Mix together the vodka, syrups and lime juice; taste for balance of sweet and sour and adjust as necessary.  Chill until ready to serve.  When guests arrive, fill glasses with ice, divide vodka mixture among the glasses until about 2/3 full and top with seltzer water.  Garnish with lime slices and frozen grapes.  Make 4 generous drinks.

Wednesday, April 17, 2013

No ordinary cheese

It is 5 o'clock in the morning and I am straining curds and whey, making cheese out of some of the richest, creamiest milk I've seen in a long time.  My husband has just stumbled out to the kitchen to begin his morning routine, scowls at the colander lined with cheesecloth in the sink, then shakes his head. 

"What are you doing?" he asks. 

"I'm making cheese."


"Because I have almost two gallons of raw milk and I've already made yogurt."  Yes, I did!

My pride in my industrious home-making efforts is slightly bruised by my husband's tone of voice.  You know the tone I mean.  The one that prosecuting attorneys use when they have a witness on the stand they don't particularly like.

He continues his diatribe, "I mean, what's the point?  Can't you buy cheese?"  He asks me this question in a way that indicates that he thinks I have not quite caught on to the fact that there is now human genome replication and that I am still painfully unaware that very recently, we have explored Mars.

But that's not all he has to say:  "Raw milk?  Is it safe?"

Yes, in fact it is safe.  Read more here.  The Stryk Jersey Farm has a fabulous dairy.

My face is turned away from my husband so that he can't see my exasperated eye-roll.  But even though it is still dark-thirty, sarcasm is effortless.  Neurons fire best before dawn for me.  I retort,  "No, I'm sure it's not safe for you.  Raw milk is right up there with green vegetables, sushi and those little vegan carrot cakeballs I made last weekend.  Eating cheese made from raw milk would undo all that careful work you like to do with Coke, ice cream and Kit Kats."

He chortles and goes about the business of making coffee.  I continue with my cheese-making.  I don't care that my husband doesn't approve or even think it's safe to eat homemade cheese from raw milk.  I know that this cheese will be great.  It will be no ordinary cheese because I'm using no ordinary milk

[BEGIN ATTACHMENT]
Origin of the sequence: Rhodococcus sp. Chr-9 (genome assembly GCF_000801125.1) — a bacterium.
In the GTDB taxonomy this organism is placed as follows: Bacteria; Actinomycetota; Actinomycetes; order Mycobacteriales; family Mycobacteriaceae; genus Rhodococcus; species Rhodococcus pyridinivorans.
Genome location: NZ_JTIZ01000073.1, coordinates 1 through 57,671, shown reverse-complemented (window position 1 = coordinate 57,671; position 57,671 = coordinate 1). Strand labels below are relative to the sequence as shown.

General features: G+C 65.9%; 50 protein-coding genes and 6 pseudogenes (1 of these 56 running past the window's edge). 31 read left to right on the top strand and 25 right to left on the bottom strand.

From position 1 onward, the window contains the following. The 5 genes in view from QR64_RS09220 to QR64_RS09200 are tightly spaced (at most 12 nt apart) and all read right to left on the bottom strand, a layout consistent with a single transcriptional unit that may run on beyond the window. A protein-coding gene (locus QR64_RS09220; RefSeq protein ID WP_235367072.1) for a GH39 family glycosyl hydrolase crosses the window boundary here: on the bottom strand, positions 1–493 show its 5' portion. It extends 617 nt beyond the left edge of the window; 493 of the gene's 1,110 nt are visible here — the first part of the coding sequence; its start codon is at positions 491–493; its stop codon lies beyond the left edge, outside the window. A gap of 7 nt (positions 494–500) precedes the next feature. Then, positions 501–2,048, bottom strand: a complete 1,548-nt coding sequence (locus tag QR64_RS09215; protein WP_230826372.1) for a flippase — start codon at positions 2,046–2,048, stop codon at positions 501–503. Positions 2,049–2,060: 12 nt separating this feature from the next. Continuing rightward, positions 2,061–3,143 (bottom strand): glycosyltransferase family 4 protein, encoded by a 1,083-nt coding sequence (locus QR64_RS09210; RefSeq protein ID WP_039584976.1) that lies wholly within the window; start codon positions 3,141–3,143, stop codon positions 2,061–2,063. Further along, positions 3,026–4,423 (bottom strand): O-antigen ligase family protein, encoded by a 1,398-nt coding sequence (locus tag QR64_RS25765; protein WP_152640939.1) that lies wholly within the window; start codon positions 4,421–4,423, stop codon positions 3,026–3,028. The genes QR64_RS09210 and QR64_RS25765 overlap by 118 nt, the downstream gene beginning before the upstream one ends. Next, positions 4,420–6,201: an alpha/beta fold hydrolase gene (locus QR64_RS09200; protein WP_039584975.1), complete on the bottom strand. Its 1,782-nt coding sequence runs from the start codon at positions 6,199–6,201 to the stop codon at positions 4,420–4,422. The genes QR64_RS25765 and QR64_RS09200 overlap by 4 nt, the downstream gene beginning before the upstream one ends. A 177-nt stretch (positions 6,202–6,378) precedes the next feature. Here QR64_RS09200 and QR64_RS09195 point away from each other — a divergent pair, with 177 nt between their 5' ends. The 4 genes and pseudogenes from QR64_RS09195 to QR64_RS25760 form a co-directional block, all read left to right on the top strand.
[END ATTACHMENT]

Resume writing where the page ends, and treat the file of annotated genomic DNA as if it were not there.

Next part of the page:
Looks like butta.

This is not a complicated cheese, it's just a simple curdled-milk cheese--a basic paneer--that I will use for cooking and sharing.  It is creamy and mild and adapts well to lots of recipes.  Making it from raw milk that has about two least inches of cream on the surface will make a rich cheese that spreads and melts well. 

I've been making this kind of cheese for a long time.  My Indian friends first showed me how to do it years ago and because it is so remarkably simple, I make it frequently.  It has two ingredients: milk and acid.  You can add salt and sugar to flavor the cheese, of course, but the procedure remains the same.  You'll need a stove, a large pot, some cheesecloth or a thin tea towel or flour sack towel, and a sieve or strainer.  A thermometer is helpful, but not necessary.  Find the technique here.

My cheese and yogurt-making thermometer.

You can press as much whey out of the curds as you'd like; the less fat in the milk you use and the more you press, the firmer and less spreadable your cheese will be.  I decided to drain the whey without pressing on the curds and got a creamy, ricotta-like texture.

Drizzled with garlic and herb-infused olive oil, later on, with a little balsamic vinegar and eaten with crusty bread or my personal favorite, Ines Rosales Tortas de Aceite, it's a knock-out lunch.

And yes, those are Cerignola olives--so big they have the distinction of being the largest known olive.  They are dense, buttery and really, really good.  You can enjoy this cheese with a really lovely glass of Sancerre to pick up the olive notes, or a glass of floral, limey Albarino.  Either way, you can't go wrong.
May your tastebuds dance!